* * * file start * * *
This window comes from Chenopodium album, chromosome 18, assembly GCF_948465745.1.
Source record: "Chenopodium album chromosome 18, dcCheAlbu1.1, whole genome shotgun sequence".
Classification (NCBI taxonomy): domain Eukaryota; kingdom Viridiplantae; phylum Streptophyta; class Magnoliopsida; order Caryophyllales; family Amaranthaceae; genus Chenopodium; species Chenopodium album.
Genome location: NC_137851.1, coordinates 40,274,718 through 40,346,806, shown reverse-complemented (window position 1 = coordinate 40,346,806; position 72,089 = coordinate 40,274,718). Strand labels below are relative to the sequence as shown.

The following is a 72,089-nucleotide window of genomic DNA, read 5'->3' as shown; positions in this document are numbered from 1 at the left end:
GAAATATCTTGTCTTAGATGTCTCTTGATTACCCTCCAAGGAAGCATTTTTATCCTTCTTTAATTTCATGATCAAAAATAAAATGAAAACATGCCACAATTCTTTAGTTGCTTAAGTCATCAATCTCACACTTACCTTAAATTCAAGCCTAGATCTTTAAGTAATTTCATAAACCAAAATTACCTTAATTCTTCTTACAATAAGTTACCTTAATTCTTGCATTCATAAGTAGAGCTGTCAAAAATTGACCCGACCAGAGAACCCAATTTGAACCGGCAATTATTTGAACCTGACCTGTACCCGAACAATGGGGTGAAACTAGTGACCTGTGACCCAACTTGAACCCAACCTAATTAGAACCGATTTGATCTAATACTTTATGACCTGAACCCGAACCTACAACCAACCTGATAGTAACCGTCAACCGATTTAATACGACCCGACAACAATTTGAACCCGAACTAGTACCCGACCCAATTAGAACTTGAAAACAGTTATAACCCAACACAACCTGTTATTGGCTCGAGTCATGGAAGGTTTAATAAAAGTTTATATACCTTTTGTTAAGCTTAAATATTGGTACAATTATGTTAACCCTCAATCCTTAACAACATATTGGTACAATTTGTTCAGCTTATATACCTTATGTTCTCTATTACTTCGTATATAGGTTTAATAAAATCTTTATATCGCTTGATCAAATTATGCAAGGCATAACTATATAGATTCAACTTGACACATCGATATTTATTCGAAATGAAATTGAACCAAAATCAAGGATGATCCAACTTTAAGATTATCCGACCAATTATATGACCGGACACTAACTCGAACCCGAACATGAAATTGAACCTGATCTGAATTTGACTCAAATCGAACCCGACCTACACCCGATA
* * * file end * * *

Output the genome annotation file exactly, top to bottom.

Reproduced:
This window comes from Chenopodium album, chromosome 18, assembly GCF_948465745.1.
Source record: "Chenopodium album chromosome 18, dcCheAlbu1.1, whole genome shotgun sequence".
Classification (NCBI taxonomy): domain Eukaryota; kingdom Viridiplantae; phylum Streptophyta; class Magnoliopsida; order Caryophyllales; family Amaranthaceae; genus Chenopodium; species Chenopodium album.
Genome location: NC_137851.1, coordinates 40,274,718 through 40,346,806, shown reverse-complemented (window position 1 = coordinate 40,346,806; position 72,089 = coordinate 40,274,718). Strand labels below are relative to the sequence as shown.

The following is a 72,089-nucleotide window of genomic DNA, read 5'->3' as shown; positions in this document are numbered from 1 at the left end:
GAAATATCTTGTCTTAGATGTCTCTTGATTACCCTCCAAGGAAGCATTTTTATCCTTCTTTAATTTCATGATCAAAAATAAAATGAAAACATGCCACAATTCTTTAGTTGCTTAAGTCATCAATCTCACACTTACCTTAAATTCAAGCCTAGATCTTTAAGTAATTTCATAAACCAAAATTACCTTAATTCTTCTTACAATAAGTTACCTTAATTCTTGCATTCATAAGTAGAGCTGTCAAAAATTGACCCGACCAGAGAACCCAATTTGAACCGGCAATTATTTGAACCTGACCTGTACCCGAACAATGGGGTGAAACTAGTGACCTGTGACCCAACTTGAACCCAACCTAATTAGAACCGATTTGATCTAATACTTTATGACCTGAACCCGAACCTACAACCAACCTGATAGTAACCGTCAACCGATTTAATACGACCCGACAACAATTTGAACCCGAACTAGTACCCGACCCAATTAGAACTTGAAAACAGTTATAACCCAACACAACCTGTTATTGGCTCGAGTCATGGAAGGTTTAATAAAAGTTTATATACCTTTTGTTAAGCTTAAATATTGGTACAATTATGTTAACCCTCAATCCTTAACAACATATTGGTACAATTTGTTCAGCTTATATACCTTATGTTCTCTATTACTTCGTATATAGGTTTAATAAAATCTTTATATCGCTTGATCAAATTATGCAAGGCATAACTATATAGATTCAACTTGACACATCGATATTTATTCGAAATGAAATTGAACCAAAATCAAGGATGATCCAACTTTAAGATTATCCGACCAATTATATGACCGGACACTAACTCGAACCCGAACATGAAATTGAACCTGATCTGAATTTGACTCAAATCGAACCCGACCTACACCCGATA